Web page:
Many, like Rep. Robert Aderholt (R-Ala.), concede the law is here to stay until at least 2017, when they hope a GOP president will finally kill it. But conservatives like Texas Sen. Ted Cruz insist Congress should use “every single tool at our disposal” now to stop the law, including holding spending bills hostage to force President Barack Obama to acquiesce.
Bad idea, say other GOP lawmakers. “We’ve tried that before, and it didn’t work very well,” said Cruz’s fellow Texan, Sen. John Cornyn.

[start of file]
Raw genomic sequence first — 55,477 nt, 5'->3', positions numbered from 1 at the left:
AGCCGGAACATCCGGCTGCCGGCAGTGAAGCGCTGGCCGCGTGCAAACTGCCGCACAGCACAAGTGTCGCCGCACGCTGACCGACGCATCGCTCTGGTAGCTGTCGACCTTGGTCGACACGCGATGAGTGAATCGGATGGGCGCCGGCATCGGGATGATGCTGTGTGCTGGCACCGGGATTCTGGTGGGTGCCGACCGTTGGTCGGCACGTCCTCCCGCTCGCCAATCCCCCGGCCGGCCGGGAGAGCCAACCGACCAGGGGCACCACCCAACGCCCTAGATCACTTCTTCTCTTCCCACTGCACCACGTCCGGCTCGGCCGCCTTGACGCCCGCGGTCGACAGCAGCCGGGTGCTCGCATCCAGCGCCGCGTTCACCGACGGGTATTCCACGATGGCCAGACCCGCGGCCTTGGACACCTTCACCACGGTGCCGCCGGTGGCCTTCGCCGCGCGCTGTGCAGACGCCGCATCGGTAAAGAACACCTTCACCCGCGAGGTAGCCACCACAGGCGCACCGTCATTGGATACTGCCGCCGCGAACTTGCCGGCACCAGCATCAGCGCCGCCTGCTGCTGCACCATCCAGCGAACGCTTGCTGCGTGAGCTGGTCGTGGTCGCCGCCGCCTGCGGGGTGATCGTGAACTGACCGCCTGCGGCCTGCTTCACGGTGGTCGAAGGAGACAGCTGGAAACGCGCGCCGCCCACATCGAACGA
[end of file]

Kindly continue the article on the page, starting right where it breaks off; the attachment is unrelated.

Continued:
Still others, such as Rep. Ed Whitfield (R-Ky.), say it’s time to focus on fixing aspects of the existing law, rather than continuing a fruitless repeal effort.
“No, no,” responds Rep. Joe Wilson (R-S.C.). “It needs to be repealed and replaced.”
The dissension all has left some GOP lawmakers resigned and ready to move on.
“We’re going to have to go back to the drawing board, figure out if there is an alternative at this point,” Sen. Dean Heller (R-Nev.) said Thursday. “Perhaps it’s time to move on from this particular topic.”